More and more, advent feels like lent to me: a time of darkness and waiting and preparation. The older I get, the less I am attracted to the hyperactive frenzy that our culture tries to impose on us during advent and Christmas. I’m starting to relish advent as a time to snuggle in, sit in the darkness and gaze at flickering lights. Though it doesn’t seem to be the image on TV, I think advent can be a time of shadows, of yearning, and of waiting. Here are 5 spiritual practices you might want to do this advent either by yourself or with your family or community. Give them a try!
1. Word a day creative challenge. (Photo challenge, art challenge, journal challenge). This one is easy. For each day in December (from the 1st to the 25th) meditate on a word and what God might be telling you through that word. Take a photo to represent it, paint or draw or create something. Do it together as a family, a community, or on your own. My congregation is doing this as a photo challenge this year and posting their photos online. I think I might do some paintings this year, too. Make up your own words, or use these:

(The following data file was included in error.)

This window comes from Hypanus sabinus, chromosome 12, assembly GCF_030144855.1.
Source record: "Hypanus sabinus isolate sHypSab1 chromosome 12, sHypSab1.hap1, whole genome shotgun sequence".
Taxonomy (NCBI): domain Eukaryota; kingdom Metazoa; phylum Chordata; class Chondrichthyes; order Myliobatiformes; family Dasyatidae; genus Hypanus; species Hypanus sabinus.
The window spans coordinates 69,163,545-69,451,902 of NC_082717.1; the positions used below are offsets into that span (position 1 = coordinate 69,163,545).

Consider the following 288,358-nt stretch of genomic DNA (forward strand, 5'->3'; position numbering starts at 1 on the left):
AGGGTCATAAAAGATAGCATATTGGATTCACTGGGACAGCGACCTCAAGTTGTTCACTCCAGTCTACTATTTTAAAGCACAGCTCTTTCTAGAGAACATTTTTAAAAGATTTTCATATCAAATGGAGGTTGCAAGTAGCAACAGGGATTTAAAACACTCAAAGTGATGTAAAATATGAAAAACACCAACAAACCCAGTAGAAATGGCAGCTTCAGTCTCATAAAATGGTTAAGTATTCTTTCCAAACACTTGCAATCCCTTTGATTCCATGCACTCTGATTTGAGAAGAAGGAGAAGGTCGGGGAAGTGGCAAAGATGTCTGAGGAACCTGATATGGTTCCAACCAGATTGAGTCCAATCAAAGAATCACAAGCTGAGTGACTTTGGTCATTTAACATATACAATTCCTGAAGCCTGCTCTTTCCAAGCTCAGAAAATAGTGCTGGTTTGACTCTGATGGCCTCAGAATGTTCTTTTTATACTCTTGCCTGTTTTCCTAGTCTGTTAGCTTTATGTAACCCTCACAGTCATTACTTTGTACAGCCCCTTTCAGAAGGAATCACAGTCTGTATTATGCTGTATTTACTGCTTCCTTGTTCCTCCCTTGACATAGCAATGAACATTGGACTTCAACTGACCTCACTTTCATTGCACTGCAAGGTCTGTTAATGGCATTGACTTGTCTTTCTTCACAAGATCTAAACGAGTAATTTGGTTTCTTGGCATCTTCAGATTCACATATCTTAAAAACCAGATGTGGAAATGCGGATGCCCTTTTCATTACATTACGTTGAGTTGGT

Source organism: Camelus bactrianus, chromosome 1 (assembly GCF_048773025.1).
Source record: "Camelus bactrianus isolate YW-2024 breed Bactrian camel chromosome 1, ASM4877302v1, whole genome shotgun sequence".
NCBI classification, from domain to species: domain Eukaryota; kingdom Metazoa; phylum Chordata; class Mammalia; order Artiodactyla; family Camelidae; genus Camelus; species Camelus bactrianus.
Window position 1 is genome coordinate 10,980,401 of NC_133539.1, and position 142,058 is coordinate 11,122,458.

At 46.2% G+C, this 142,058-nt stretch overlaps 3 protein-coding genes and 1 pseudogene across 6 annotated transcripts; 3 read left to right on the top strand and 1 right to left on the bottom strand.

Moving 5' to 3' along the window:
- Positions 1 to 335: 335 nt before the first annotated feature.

2. Gratitude paper chain – Make a paper chain throughout advent (use blue or purple pieces of paper for a liturgical connection or use the traditional green and red). Each day write one thing you are thankful for and put it on your chain. On Christmas morning, put the chain on your Christmas tree or hang it in your home.
3. Advent Poetry/Devotional Reading – Find a book of advent poems or readings and read one each evening in the darkness or in the early morning. Suggestions: Luci Shaw, Accompanied by Angels or the Anglican resource Love Came Down or Chalice Press’ lovely (and inexpensive!) Partners in Prayer. It’s not too late for any of these! They’re all available in e-formats, or get them by mail and just wait a few days to start.
4. Color Your Way Through Advent – Coloring pages. Coloring is not just for kids, you know. Check out these fantastic daily coloring pages produced by Ann Voskamp, author of Unwrapping the Greatest Gift.
5. Adopt an Advent “Fast” – We usually think of fasting as something that happens during lent. We “give up” something sometimes as a sacrifice or a symbol of repentance and returning to God. In the frenetic “more more more” of our culture during this season, it’s a great idea for people of faith to adopt a “less, less, less” approach. Fast from buying (what would that look like?) or fast from busyness. Perhaps you are able to give up one weekly (or daily) meeting during advent in order to listen to God’s voice and prepare for Christ to be born anew.
Like these? Check out my book Seamless Faith: Simple Practices for Daily Family Life which has ceremonies and traditions for families in addition to a variety of spiritual practices. Available at Chalice Press or Amazon.